Suck it, monkeys: Pigeons can read now, apparently. As Popular Science reported last week, our feathered frenemies may actually be able to comprehend, or at least recognize, written language. A new study from the Proceedings of the National Academy of Sciences found that pigeons, with some training, were able to recognize 26 to 58 words, which is just a few steps away from being able to read books (and, presumably, eventually killing us all).
Rather than run in fear, we here at Brokelyn have decided to welcome our rat-bird overlords with a little reading guide. These guys mostly live in New York City, after all, so once they get the grasp of a few more words they’re bound to be hanging around the Strand and going to readings with the rest of us. Here are the ten books any self-respecting pigeon in the city needs in order to stay relevant.
Just Kids by Patti Smith
Old New York was about four things: Sex, drugs, rock ‘n’ roll and pigeons. Patti Smith’s memoirs of New York City’s bad old glory days capture exactly the kind of grimy glamour that pigeons would be all about. All that pre-Giuliani realness, when artists could still afford rent and a pigeon could fly wherever it wanted in this city without the man bringing it down. When rock was still exciting, when only the bravest birds set food in Central Park after dark and when a bird could live off the bits of food it picked out of vomit puddles outside CBGB.
A Tree Grows in Brooklyn by Betty Smith
Like most of us, pigeons aren’t actually from New York. Even if this is their city now, the birds were originally brought over from Europe in the 1600s, so the New York immigrant story is really THEIR story. Like the book’s protagonists, modern pigeons are the children of immigrants, just trying to make in a city that scarcely wants them there at all. Plus, pigeons love trees.
Trump: The Art of the Deal by Donald Trump
For years, the pigeon community has famously vocalized its opposition to Donald Trump by defecating on Trump Tower. But now that Trump’s presidential bid is no longer a total joke, the time has come for the pigeons to do a little more research into exactly why they defecate on his tower. Hint: It’s because pigeons prefer vacant lots to skyscrapers. And also they’d have gone with Christie over Pence.
Slouching Towards Bethlehem by Joan Didion
We’ve all got to fly south sometimes. Pigeons aren’t migratory birds, so perhaps Didion’s essay on leaving New York is precisely what they need to exercise that same longing. And if not, they’ll at least have some ammo for complaining about the city when they inevitably learn to speak.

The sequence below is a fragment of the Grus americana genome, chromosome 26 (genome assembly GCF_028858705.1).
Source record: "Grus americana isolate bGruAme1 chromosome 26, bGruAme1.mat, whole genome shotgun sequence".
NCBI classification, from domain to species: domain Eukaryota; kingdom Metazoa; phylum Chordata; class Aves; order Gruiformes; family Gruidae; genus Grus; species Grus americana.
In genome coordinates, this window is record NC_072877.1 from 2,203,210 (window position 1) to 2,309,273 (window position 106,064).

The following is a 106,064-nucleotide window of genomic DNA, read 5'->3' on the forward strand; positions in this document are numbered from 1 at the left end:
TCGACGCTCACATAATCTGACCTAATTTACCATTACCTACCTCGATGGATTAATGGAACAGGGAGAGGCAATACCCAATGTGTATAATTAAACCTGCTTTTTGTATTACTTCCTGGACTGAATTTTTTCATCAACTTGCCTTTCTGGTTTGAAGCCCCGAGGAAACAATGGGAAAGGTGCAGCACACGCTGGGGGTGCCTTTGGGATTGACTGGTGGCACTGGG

The Godfather, by Mario Puzo
Well, maybe not all pigeons, but these three at least:
A Visit from the Goon Squad by Jennifer Egan
Pigeons fly from neighborhood to neighborhood and their attention spans are tiny, so some loosely connected short stories ought to be right up their alley. And sure, they’re just learning, but even if their reading skills aren’t quite up to par and they don’t quite get the nuance, they’ll at least understand the PowerPoint section and the bits about eating fish out of the East River.
Where the Wild Things Are by Maurice Sendak
A book about leaving the modern world for a wild land of animals? I feel like pigeons would be into that. They never signed up for city living, there’s no way they don’t long for freedom from time to time. Plus, like I said, they’re still getting the hang of this whole reading thing so some pictures couldn’t hurt.
Bossypants by Tina Fey
Tina Fey’s secrets to success have been out of the bag for a few years now, but the story will still resonate with the bird community. They’re trying to get a wing up like the rest of us, they’re flying through glass ceilings constantly and even they want you to come to their UCB class show. Plus, Liz Lemon totally made pigeons’ Three Fictional Characters collage.
Between the World and Me by Ta-Nehisi Coates
There’s nothing in there specifically for them, I just think it’s just an important book.
The Oxford English Dictionary
Beyond building out their blossoming vocabulary, pigeons can now specifically learn what all those old guys are saying in the park. As we reported last week, “Fuhgeddaboudit” is now officially a word for some reason, and New York birds had better get reading if they want to roll with the English speakers, not to mention understand Martin Scorsese’s early work and the comedy of Andrew Dice Clay.
To our human readers: apologies for taking the focus away from you today. Pigeons, I hope this list helps get you started and I can’t wait to see you at book club next week. The location has changed from Word to the dumpster outside Roberta’s.
Hey you pigeons, follow Sam’s Tweets: @SamHWeiss